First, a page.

Santiago, 22, has only been doing gigs with DoorDash and Uber since emigrating from Guatemala this summer. His hopes are to earn enough to bring his wife and three kids to the U.S., but says in just three months he’s had several close encounters at night, on poorly-lit streets.
“I’ve had others doing this for three, five years who have helped me adjust. It’s scary at night sometimes, people try to provoke you, but there’s also a strong community that is willing to help,” said Santiago. “I’ve heard the stories of others who have been less fortunate, who are gone. You don’t want that to be you and leave your family like that.”
For 10 years, Sergio Garcia has ridden the rubber off his bike navigating delivery to delivery in New York City — the nation’s busiest food delivery corridor. Each trip is different, but there is an ever-present sense of danger.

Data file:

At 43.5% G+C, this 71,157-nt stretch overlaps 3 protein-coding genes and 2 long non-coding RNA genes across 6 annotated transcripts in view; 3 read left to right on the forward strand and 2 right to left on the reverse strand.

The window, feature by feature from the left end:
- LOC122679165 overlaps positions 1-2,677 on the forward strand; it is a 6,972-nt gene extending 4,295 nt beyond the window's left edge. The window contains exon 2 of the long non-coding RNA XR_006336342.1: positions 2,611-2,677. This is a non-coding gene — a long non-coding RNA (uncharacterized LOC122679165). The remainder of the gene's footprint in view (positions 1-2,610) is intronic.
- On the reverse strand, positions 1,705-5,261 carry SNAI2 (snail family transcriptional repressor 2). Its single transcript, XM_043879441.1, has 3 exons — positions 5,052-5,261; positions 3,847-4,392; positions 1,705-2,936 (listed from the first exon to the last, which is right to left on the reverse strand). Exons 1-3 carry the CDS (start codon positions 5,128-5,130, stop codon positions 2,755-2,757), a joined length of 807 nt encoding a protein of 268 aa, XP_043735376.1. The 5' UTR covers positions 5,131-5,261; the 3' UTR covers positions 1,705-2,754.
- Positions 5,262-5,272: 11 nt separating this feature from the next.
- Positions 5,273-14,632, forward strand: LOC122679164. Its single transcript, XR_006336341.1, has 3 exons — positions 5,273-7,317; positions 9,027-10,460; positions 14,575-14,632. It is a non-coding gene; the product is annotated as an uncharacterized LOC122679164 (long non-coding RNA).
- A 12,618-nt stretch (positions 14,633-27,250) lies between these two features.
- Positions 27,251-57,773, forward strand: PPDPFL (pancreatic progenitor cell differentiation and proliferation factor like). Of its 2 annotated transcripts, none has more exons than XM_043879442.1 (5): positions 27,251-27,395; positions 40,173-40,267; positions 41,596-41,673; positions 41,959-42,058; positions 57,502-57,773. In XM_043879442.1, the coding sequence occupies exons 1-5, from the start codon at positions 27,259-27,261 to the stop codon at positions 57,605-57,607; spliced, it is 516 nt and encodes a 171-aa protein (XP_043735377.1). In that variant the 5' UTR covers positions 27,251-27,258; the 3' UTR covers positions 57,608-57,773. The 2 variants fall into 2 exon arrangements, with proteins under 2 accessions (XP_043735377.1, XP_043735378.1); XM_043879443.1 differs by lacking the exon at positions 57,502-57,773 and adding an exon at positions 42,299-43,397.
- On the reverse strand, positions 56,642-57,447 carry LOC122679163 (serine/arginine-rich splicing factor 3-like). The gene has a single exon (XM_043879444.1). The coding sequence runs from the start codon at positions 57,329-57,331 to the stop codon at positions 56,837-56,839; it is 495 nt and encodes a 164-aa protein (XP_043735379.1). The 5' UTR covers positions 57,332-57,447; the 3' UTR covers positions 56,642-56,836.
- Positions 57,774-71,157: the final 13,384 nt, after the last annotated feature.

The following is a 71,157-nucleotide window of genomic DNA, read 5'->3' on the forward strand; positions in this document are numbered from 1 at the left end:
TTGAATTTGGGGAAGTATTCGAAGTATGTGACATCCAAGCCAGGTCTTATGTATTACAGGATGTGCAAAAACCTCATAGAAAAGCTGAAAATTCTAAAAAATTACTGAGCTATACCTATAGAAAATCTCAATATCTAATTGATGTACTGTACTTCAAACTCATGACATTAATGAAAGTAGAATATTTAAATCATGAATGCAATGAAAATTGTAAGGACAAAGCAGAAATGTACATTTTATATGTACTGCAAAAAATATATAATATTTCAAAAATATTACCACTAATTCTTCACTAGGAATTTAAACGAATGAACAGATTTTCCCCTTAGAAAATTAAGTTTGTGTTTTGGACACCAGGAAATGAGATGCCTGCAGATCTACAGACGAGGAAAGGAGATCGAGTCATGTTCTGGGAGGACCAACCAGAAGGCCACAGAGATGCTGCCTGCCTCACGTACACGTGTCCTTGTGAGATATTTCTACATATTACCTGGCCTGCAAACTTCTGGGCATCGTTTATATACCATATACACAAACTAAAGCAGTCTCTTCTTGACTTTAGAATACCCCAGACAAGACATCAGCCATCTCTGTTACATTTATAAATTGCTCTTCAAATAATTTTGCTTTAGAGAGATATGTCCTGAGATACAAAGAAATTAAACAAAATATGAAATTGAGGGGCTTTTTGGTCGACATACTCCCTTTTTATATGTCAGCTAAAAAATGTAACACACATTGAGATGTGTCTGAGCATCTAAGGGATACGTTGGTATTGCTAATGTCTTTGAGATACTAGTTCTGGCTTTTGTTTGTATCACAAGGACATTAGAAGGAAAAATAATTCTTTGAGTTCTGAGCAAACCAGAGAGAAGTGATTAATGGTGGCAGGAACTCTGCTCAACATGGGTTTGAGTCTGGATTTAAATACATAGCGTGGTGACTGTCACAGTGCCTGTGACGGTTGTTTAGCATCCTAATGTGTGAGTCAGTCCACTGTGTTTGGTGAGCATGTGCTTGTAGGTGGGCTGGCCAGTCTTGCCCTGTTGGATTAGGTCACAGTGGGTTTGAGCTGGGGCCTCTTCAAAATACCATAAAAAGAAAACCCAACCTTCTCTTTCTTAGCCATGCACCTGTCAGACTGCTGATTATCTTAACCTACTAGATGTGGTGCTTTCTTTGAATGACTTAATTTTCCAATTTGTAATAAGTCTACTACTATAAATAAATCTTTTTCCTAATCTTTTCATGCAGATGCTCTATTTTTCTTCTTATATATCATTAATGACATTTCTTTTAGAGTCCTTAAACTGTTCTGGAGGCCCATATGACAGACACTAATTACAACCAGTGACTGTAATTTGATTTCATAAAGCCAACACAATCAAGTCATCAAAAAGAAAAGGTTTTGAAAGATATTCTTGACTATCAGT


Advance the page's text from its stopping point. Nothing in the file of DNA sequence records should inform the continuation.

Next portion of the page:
I mean, every time you change, you know?” said Garcia. “There’s so much bike-stealing, there’s a lot of attacks on people doing their job, and it feels like we’re not being seen or heard.”
Garcia has found a community El Dario De Los Delivery Boys — a group of delivery workers living or working in the Bronx, Upper East and West sides of Manhattan and Washington Heights — who chronicle the speed bumps and roadblocks preventing delivery work as a sustainable and safe profession.
When a courier’s bike is stolen — which impacts their ability to accept gigs and is not a loss covered by most third-party delivery apps — Delivery Boys sounds the alarm in group texts, Facebook posts and alerts. They hear criticism of their driving — warranted or unwarranted — and give advice on which streets are most dangerous.